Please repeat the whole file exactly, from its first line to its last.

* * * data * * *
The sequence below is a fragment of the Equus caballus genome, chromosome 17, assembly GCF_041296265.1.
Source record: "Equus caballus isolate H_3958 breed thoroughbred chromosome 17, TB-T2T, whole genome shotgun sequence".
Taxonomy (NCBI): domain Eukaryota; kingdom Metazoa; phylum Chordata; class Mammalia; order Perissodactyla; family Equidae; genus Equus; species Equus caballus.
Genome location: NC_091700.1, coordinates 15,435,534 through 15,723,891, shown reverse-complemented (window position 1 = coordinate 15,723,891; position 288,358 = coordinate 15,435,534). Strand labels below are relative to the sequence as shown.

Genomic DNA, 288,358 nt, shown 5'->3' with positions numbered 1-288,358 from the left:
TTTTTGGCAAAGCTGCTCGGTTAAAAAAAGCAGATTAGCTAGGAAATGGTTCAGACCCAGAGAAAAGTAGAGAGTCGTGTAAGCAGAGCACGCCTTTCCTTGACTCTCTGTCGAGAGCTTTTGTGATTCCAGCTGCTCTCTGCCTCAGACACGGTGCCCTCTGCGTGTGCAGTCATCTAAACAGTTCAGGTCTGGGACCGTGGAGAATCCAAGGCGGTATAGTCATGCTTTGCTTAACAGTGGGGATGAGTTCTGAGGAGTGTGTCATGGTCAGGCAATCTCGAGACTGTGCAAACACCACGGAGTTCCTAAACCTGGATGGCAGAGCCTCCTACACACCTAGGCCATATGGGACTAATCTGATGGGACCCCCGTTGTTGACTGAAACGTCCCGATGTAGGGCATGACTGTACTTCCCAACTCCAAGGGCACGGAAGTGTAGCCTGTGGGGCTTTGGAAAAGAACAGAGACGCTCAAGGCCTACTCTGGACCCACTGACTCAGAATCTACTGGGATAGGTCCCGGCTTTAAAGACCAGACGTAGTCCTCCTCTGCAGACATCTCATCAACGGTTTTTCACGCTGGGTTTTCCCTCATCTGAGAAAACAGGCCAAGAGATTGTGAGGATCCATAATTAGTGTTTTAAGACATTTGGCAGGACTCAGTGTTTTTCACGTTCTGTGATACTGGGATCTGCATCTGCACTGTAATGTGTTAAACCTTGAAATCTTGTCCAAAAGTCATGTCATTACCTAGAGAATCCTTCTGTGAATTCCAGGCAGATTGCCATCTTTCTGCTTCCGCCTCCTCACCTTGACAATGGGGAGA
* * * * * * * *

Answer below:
The sequence below is a fragment of the Equus caballus genome, chromosome 17, assembly GCF_041296265.1.
Source record: "Equus caballus isolate H_3958 breed thoroughbred chromosome 17, TB-T2T, whole genome shotgun sequence".
Taxonomy (NCBI): domain Eukaryota; kingdom Metazoa; phylum Chordata; class Mammalia; order Perissodactyla; family Equidae; genus Equus; species Equus caballus.
Genome location: NC_091700.1, coordinates 15,435,534 through 15,723,891, shown reverse-complemented (window position 1 = coordinate 15,723,891; position 288,358 = coordinate 15,435,534). Strand labels below are relative to the sequence as shown.

Genomic DNA, 288,358 nt, shown 5'->3' with positions numbered 1-288,358 from the left:
TTTTTGGCAAAGCTGCTCGGTTAAAAAAAGCAGATTAGCTAGGAAATGGTTCAGACCCAGAGAAAAGTAGAGAGTCGTGTAAGCAGAGCACGCCTTTCCTTGACTCTCTGTCGAGAGCTTTTGTGATTCCAGCTGCTCTCTGCCTCAGACACGGTGCCCTCTGCGTGTGCAGTCATCTAAACAGTTCAGGTCTGGGACCGTGGAGAATCCAAGGCGGTATAGTCATGCTTTGCTTAACAGTGGGGATGAGTTCTGAGGAGTGTGTCATGGTCAGGCAATCTCGAGACTGTGCAAACACCACGGAGTTCCTAAACCTGGATGGCAGAGCCTCCTACACACCTAGGCCATATGGGACTAATCTGATGGGACCCCCGTTGTTGACTGAAACGTCCCGATGTAGGGCATGACTGTACTTCCCAACTCCAAGGGCACGGAAGTGTAGCCTGTGGGGCTTTGGAAAAGAACAGAGACGCTCAAGGCCTACTCTGGACCCACTGACTCAGAATCTACTGGGATAGGTCCCGGCTTTAAAGACCAGACGTAGTCCTCCTCTGCAGACATCTCATCAACGGTTTTTCACGCTGGGTTTTCCCTCATCTGAGAAAACAGGCCAAGAGATTGTGAGGATCCATAATTAGTGTTTTAAGACATTTGGCAGGACTCAGTGTTTTTCACGTTCTGTGATACTGGGATCTGCATCTGCACTGTAATGTGTTAAACCTTGAAATCTTGTCCAAAAGTCATGTCATTACCTAGAGAATCCTTCTGTGAATTCCAGGCAGATTGCCATCTTTCTGCTTCCGCCTCCTCACCTTGACAATGGGGAGA